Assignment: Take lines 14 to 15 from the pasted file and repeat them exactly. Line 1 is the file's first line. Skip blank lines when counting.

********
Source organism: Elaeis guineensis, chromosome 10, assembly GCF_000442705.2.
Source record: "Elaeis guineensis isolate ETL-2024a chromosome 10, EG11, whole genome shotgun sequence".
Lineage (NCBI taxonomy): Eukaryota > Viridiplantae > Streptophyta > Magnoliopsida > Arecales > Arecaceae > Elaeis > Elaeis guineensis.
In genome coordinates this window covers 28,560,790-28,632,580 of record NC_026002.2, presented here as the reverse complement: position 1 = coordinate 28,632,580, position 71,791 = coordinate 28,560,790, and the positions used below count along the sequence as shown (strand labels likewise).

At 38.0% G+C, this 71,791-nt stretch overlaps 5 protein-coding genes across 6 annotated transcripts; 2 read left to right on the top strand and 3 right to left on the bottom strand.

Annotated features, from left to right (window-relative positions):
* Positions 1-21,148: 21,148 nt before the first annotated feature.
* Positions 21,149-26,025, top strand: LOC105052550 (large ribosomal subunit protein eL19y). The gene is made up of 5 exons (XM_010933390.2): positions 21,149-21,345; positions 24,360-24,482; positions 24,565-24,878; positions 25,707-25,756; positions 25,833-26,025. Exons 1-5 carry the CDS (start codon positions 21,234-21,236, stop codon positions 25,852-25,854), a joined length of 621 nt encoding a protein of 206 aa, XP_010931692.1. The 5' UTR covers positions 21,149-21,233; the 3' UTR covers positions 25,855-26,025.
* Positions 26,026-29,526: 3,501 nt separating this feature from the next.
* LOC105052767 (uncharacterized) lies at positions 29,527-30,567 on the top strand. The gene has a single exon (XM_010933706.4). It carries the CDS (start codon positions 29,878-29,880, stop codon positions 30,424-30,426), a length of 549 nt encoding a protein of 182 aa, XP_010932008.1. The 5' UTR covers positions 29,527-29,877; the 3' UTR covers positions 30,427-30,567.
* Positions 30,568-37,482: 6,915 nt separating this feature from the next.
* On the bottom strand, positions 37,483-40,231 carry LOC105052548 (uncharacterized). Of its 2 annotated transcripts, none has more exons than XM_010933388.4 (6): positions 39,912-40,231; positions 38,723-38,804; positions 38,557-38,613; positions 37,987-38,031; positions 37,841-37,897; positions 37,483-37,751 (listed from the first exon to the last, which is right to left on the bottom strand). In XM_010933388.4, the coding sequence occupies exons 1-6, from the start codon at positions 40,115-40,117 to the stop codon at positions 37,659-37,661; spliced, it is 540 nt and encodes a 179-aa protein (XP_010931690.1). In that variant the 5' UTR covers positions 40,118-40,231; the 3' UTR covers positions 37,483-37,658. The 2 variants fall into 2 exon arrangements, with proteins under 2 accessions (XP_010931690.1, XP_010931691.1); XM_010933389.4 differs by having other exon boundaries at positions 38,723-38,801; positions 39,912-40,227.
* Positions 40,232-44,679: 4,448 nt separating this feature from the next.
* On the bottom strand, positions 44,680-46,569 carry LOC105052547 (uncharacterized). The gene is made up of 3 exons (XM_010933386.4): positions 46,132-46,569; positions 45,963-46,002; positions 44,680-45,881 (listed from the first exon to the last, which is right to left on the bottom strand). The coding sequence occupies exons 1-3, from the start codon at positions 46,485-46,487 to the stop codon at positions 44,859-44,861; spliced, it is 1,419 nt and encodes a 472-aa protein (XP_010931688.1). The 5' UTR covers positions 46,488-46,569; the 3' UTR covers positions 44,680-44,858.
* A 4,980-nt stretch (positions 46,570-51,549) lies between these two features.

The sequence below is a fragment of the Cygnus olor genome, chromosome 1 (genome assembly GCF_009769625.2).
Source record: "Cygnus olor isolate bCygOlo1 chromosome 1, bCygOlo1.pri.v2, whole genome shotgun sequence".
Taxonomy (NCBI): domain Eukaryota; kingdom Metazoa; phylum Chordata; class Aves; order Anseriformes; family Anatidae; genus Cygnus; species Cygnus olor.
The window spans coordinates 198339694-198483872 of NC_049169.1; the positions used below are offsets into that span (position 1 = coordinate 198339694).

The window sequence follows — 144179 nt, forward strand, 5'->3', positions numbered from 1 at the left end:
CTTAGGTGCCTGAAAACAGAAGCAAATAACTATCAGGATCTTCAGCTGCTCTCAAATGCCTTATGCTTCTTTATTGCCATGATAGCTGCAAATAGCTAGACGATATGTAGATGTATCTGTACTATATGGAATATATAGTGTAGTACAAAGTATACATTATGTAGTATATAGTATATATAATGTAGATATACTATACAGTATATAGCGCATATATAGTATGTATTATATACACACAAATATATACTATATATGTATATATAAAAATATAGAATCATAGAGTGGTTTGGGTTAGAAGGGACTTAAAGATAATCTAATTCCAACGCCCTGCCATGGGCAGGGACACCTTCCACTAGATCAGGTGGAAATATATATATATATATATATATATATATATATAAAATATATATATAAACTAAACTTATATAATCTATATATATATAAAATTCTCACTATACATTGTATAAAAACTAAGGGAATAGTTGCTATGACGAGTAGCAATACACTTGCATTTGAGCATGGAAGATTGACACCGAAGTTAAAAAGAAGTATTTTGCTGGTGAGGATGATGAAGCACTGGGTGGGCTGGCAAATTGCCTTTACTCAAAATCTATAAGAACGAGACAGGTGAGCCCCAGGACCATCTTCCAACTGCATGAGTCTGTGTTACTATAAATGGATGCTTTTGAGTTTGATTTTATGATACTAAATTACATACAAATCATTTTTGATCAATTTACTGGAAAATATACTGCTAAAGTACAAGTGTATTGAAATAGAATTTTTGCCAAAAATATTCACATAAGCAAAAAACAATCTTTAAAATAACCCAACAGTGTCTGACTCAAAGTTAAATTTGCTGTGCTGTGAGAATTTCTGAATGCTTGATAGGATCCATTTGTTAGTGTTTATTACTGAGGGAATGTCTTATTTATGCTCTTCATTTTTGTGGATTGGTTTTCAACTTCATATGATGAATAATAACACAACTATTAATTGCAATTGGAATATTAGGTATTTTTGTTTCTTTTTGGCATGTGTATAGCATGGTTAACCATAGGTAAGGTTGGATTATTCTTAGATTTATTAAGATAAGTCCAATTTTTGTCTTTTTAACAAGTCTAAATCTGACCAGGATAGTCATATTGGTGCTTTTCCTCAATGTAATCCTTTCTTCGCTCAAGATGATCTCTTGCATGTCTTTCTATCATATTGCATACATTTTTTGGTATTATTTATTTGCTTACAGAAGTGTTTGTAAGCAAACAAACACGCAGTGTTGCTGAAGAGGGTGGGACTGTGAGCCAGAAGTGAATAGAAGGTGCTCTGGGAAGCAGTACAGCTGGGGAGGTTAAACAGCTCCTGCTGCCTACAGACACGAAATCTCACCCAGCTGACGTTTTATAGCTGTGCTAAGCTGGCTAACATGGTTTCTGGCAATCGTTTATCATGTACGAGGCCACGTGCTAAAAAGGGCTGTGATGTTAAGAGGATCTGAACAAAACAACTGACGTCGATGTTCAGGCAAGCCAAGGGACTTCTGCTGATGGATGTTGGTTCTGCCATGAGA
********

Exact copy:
* On the bottom strand, positions 44,680-46,569 carry LOC105052547 (uncharacterized). The gene is made up of 3 exons (XM_010933386.4): positions 46,132-46,569; positions 45,963-46,002; positions 44,680-45,881 (listed from the first exon to the last, which is right to left on the bottom strand). The coding sequence occupies exons 1-3, from the start codon at positions 46,485-46,487 to the stop codon at positions 44,859-44,861; spliced, it is 1,419 nt and encodes a 472-aa protein (XP_010931688.1). The 5' UTR covers positions 46,488-46,569; the 3' UTR covers positions 44,680-44,858.
* A 4,980-nt stretch (positions 46,570-51,549) lies between these two features.